In the final week of the B.C. election campaign last May, Premier Christy Clark donned a blue hardhat for a tour of the construction of the new Babine Forest Products mill. Surrounded by news cameras, she signed her name in a patch of wet concrete, taking credit for helping the community of Burns Lake rebuild after a fatal explosion in 2012 levelled the old sawmill.
This spring, Ms. Clark expects to return for the official ribbon-cutting, “because,” she says, “it was a decision of the provincial government that enabled that to happen after the tragedy.”
For returning workers, it will be a celebration muted by the memory of those who are absent – Carl Charlie and Robert Luggi Jr. who died in the inferno, and those who were too badly injured to take up their old jobs.
For the Premier, there is a tougher assignment awaiting her, if she goes. The Premier has been asked to come to Burns Lake by Mr. Luggi’s widow, to explain her refusal to hold a public inquiry after the Criminal Justice Branch declined to lay charges against the mill’s owners. The families say they’ve been denied justice, despite an investigation that blamed the owners for what was deemed a preventable explosion.
To date, Ms. Clark’s government has fallen back on the argument that it has no grounds for a public inquiry.
Lawyer Len Doust was asked “whether a public inquiry could result in a reconsideration of the decision by Crown counsel not to approve the regulatory charges for prosecution.”
On that narrow question, he concluded that it would not be a proper subject for review.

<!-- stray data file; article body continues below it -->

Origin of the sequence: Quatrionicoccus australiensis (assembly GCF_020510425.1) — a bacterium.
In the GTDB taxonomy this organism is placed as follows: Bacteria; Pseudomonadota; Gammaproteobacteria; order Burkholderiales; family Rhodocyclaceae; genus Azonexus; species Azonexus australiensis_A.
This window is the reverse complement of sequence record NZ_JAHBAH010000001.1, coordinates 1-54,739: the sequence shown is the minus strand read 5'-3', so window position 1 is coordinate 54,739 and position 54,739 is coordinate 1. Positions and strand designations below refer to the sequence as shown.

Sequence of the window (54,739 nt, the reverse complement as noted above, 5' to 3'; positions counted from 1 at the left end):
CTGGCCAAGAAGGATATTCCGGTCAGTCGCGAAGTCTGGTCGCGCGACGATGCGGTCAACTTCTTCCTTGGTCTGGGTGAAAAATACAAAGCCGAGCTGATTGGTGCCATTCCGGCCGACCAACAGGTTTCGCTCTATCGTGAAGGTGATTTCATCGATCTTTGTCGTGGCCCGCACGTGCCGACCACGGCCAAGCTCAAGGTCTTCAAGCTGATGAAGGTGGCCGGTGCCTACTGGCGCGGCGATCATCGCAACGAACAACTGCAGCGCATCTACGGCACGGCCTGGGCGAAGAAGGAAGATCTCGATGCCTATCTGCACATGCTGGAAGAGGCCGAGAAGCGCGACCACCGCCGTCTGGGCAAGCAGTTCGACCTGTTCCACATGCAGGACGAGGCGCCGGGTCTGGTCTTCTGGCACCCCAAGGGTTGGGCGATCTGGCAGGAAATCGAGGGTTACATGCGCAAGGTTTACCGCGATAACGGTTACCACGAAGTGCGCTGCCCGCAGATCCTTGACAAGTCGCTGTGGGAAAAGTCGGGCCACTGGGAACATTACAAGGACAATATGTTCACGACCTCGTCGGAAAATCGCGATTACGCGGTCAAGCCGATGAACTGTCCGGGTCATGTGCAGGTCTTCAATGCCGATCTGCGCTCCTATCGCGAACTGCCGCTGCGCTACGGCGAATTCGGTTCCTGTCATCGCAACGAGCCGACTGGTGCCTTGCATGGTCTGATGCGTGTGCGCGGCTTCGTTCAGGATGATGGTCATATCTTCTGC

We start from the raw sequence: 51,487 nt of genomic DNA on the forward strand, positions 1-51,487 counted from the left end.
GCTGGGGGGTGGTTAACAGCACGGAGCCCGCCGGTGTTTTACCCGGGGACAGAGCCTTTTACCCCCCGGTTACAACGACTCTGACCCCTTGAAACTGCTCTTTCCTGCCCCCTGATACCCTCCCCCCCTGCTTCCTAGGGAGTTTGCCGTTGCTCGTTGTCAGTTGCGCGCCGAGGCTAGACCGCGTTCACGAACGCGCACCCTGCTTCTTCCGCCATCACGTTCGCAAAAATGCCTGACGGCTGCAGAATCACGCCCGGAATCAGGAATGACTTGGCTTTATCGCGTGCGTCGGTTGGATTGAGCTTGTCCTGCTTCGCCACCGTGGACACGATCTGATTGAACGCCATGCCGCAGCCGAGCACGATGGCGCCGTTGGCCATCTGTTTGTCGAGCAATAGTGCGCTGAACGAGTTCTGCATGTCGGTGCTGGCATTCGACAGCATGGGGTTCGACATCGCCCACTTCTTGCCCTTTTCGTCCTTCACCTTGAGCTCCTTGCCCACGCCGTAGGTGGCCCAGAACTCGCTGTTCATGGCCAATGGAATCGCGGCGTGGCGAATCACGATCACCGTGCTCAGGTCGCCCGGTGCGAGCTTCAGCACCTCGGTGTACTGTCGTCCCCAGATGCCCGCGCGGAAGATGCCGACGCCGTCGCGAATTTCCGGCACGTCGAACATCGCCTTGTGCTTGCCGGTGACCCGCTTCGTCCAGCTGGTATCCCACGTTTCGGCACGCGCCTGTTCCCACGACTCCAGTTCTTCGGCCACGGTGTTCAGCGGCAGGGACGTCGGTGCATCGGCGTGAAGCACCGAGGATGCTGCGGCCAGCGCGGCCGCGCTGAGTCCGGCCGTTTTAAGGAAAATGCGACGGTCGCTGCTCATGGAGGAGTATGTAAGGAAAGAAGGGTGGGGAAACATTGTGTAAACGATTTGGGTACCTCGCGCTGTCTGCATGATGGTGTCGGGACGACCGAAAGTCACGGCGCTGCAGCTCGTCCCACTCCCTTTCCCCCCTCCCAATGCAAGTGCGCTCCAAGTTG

But what if the question were broader? The Babine deaths did not occur in isolation. On average, 130 people die on the job in B.C. each year. Yet, 10 years after the Criminal Code was toughened to make it easier to convict employers when someone is killed or injured at work, no one in B.C. has been charged for criminal negligence for a worker’s death under what is known as the Westray bill.
It took a provincial public inquiry into the 26 deaths at the 1992 Westray coal mine disaster in Nova Scotia to produce change. Because of the issues identified in the inquiry, the Criminal Code now states that “Everyone who undertakes, or has the authority, to direct how another person does work or performs a task is under a legal duty to take reasonable steps to prevent bodily harm to that person, or any other person, arising from the work or task.”
Labour leaders in B.C. say the problem is that police and prosecutors here don’t have the expertise to pursue employers under the Westray bill, formally Bill C-45.
It took just two days for RCMP investigators to conclude there was no criminal wrongdoing in the Babine sawmill explosion. They quickly handed the file off to WorkSafeBC officials. The agency found the operators of the sawmill were well aware of shortcomings in managing sawdust, which fuelled the devastating blast after it was sparked by equipment in the mill. “The explosion and fire that destroyed the sawmill constituted a preventable incident,” WorkSafe’s report concluded.
It is now left to the inquest, to be headed by chief coroner Lisa Lapointe, to look for answers for the Babine deaths. But that inquest won’t look at questions related to the lack of criminal charges in workplace deaths.
New Democratic Party Leader Adrian Dix plans to visit Burns Lake this week to meet with the families to discuss what the terms of reference should be for a public inquiry. The opposition has retained legal counsel to help draft the proposal.
“I’m still hopeful that the government will listen,” he said. “We will continue the pressure.”
In the next few weeks, the Criminal Justice Branch will announce whether regulatory charges will be laid against the owners of Lakeland Mills, where a similar, deadly explosion occurred in April, 2012. Given that the branch turned down charges in Babine because it concluded WorkSafeBC botched the investigation, there is every chance it will not lay charges in the second case, investigated by the same agency.
If the process fails to yield a case for prosecution, again, Ms. Clark’s next visit to Burns Lake will be much tougher to manage as a cheery photo-op.
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